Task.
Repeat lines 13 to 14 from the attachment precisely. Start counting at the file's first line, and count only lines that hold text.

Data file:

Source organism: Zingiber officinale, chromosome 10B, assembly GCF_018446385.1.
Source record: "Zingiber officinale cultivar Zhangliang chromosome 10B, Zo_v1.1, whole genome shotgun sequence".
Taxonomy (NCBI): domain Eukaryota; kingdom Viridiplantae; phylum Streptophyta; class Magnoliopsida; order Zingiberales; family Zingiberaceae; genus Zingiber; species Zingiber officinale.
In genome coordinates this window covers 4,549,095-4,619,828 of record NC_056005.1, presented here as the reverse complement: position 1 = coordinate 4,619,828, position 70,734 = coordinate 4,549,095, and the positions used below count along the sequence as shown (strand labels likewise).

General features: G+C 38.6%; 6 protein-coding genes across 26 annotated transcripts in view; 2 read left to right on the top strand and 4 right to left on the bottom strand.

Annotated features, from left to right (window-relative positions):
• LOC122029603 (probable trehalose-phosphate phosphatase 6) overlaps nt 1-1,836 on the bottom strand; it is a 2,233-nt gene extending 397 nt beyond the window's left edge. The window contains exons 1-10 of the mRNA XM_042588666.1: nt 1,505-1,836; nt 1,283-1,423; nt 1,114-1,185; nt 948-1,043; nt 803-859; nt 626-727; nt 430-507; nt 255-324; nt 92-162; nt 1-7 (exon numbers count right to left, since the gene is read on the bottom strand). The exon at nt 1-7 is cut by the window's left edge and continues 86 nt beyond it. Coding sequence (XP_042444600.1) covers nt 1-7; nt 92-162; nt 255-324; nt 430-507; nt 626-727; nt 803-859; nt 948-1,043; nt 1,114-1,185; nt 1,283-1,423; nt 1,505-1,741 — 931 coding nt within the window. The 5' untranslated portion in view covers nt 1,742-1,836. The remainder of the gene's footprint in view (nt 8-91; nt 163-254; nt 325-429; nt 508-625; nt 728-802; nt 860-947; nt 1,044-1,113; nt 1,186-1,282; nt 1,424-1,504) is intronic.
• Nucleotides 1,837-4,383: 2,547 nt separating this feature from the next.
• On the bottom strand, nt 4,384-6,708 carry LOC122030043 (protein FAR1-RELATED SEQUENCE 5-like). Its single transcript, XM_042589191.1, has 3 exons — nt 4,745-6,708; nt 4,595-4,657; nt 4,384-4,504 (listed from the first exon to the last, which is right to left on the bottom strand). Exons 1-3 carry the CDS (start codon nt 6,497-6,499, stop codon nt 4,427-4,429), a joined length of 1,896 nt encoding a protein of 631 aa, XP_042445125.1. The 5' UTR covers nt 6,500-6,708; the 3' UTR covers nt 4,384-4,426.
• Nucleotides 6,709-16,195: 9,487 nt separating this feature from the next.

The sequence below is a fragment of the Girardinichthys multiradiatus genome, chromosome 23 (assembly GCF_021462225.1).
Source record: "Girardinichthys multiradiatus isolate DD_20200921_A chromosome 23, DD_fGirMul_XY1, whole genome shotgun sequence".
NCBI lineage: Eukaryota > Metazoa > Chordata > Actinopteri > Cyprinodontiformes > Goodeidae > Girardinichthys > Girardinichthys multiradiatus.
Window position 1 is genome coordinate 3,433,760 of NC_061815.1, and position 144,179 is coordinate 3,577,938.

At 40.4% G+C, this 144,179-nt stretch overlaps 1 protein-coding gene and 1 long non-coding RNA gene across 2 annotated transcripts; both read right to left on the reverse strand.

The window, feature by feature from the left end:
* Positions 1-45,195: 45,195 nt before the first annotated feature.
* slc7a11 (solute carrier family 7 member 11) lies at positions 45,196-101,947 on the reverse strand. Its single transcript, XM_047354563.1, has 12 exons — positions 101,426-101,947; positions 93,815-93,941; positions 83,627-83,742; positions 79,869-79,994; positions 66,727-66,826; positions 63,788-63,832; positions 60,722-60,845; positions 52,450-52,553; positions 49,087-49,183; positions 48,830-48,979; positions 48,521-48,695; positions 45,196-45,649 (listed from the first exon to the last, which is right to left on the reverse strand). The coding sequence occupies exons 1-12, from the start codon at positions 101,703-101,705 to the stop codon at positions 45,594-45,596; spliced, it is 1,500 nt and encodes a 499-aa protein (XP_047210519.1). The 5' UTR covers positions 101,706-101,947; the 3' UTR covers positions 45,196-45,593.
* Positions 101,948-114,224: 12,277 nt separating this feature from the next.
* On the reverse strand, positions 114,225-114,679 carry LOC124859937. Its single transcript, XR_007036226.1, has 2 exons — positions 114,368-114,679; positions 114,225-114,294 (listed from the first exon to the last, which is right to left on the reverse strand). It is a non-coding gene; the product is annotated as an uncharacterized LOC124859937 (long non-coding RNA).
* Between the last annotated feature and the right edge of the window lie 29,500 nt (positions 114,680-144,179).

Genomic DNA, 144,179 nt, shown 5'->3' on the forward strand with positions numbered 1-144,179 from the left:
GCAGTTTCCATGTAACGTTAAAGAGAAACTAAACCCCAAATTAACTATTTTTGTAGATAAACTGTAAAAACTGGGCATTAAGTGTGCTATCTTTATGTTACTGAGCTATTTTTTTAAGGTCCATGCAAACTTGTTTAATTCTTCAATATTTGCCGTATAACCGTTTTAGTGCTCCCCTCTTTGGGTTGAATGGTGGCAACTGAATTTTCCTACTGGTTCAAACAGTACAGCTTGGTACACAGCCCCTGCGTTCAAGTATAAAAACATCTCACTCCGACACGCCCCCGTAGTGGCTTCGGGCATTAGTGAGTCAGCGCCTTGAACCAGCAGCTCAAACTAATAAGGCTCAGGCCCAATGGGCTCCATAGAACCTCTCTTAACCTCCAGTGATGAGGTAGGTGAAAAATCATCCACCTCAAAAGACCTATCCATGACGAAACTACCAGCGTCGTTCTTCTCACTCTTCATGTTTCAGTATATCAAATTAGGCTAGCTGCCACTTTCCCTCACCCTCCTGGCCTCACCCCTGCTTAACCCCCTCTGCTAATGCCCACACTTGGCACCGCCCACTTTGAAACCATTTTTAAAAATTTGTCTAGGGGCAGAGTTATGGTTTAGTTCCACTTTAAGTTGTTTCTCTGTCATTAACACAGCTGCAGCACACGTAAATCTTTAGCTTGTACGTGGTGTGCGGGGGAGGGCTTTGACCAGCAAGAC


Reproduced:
NCBI lineage: Eukaryota > Metazoa > Chordata > Actinopteri > Cyprinodontiformes > Goodeidae > Girardinichthys > Girardinichthys multiradiatus.
Window position 1 is genome coordinate 3,433,760 of NC_061815.1, and position 144,179 is coordinate 3,577,938.